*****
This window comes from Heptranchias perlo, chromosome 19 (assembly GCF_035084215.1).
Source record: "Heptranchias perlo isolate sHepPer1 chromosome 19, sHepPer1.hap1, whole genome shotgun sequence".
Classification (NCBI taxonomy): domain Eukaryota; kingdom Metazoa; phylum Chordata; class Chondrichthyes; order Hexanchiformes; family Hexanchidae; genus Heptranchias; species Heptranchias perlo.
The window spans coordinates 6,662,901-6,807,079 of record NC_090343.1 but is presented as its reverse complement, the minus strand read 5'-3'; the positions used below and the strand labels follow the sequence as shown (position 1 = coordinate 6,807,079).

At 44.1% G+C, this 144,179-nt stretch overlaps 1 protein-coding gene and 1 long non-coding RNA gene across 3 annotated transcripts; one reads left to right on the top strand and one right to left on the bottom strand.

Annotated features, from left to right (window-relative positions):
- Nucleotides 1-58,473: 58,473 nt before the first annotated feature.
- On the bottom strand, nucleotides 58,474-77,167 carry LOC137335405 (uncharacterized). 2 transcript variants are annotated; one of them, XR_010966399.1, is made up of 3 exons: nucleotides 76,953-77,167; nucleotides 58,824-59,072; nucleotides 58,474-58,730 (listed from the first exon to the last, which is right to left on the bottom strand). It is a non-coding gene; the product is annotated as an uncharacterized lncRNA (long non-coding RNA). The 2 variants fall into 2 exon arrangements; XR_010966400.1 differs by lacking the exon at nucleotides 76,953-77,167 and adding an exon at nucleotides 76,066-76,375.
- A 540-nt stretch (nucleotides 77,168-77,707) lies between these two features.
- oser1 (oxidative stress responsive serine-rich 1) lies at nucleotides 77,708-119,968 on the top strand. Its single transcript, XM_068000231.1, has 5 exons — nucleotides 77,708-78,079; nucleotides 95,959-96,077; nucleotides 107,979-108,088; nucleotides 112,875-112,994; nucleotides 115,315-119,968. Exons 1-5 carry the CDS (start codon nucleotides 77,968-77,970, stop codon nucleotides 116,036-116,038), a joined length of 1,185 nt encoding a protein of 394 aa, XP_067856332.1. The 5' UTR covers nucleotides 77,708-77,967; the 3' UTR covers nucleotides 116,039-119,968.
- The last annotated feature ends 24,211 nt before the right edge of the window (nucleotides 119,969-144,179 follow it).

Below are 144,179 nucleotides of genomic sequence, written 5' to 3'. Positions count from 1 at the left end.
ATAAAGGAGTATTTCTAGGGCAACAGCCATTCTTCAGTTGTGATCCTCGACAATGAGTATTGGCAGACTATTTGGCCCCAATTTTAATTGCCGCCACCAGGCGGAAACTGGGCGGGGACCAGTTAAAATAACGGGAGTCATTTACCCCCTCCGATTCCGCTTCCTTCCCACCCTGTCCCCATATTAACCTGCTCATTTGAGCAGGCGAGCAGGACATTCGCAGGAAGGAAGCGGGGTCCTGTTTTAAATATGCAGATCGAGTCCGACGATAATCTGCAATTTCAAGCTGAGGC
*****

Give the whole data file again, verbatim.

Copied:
This window comes from Heptranchias perlo, chromosome 19 (assembly GCF_035084215.1).
Source record: "Heptranchias perlo isolate sHepPer1 chromosome 19, sHepPer1.hap1, whole genome shotgun sequence".
Classification (NCBI taxonomy): domain Eukaryota; kingdom Metazoa; phylum Chordata; class Chondrichthyes; order Hexanchiformes; family Hexanchidae; genus Heptranchias; species Heptranchias perlo.
The window spans coordinates 6,662,901-6,807,079 of record NC_090343.1 but is presented as its reverse complement, the minus strand read 5'-3'; the positions used below and the strand labels follow the sequence as shown (position 1 = coordinate 6,807,079).

At 44.1% G+C, this 144,179-nt stretch overlaps 1 protein-coding gene and 1 long non-coding RNA gene across 3 annotated transcripts; one reads left to right on the top strand and one right to left on the bottom strand.

Annotated features, from left to right (window-relative positions):
- Nucleotides 1-58,473: 58,473 nt before the first annotated feature.
- On the bottom strand, nucleotides 58,474-77,167 carry LOC137335405 (uncharacterized). 2 transcript variants are annotated; one of them, XR_010966399.1, is made up of 3 exons: nucleotides 76,953-77,167; nucleotides 58,824-59,072; nucleotides 58,474-58,730 (listed from the first exon to the last, which is right to left on the bottom strand). It is a non-coding gene; the product is annotated as an uncharacterized lncRNA (long non-coding RNA). The 2 variants fall into 2 exon arrangements; XR_010966400.1 differs by lacking the exon at nucleotides 76,953-77,167 and adding an exon at nucleotides 76,066-76,375.
- A 540-nt stretch (nucleotides 77,168-77,707) lies between these two features.
- oser1 (oxidative stress responsive serine-rich 1) lies at nucleotides 77,708-119,968 on the top strand. Its single transcript, XM_068000231.1, has 5 exons — nucleotides 77,708-78,079; nucleotides 95,959-96,077; nucleotides 107,979-108,088; nucleotides 112,875-112,994; nucleotides 115,315-119,968. Exons 1-5 carry the CDS (start codon nucleotides 77,968-77,970, stop codon nucleotides 116,036-116,038), a joined length of 1,185 nt encoding a protein of 394 aa, XP_067856332.1. The 5' UTR covers nucleotides 77,708-77,967; the 3' UTR covers nucleotides 116,039-119,968.
- The last annotated feature ends 24,211 nt before the right edge of the window (nucleotides 119,969-144,179 follow it).

Below are 144,179 nucleotides of genomic sequence, written 5' to 3'. Positions count from 1 at the left end.
ATAAAGGAGTATTTCTAGGGCAACAGCCATTCTTCAGTTGTGATCCTCGACAATGAGTATTGGCAGACTATTTGGCCCCAATTTTAATTGCCGCCACCAGGCGGAAACTGGGCGGGGACCAGTTAAAATAACGGGAGTCATTTACCCCCTCCGATTCCGCTTCCTTCCCACCCTGTCCCCATATTAACCTGCTCATTTGAGCAGGCGAGCAGGACATTCGCAGGAAGGAAGCGGGGTCCTGTTTTAAATATGCAGATCGAGTCCGACGATAATCTGCAATTTCAAGCTGAGGC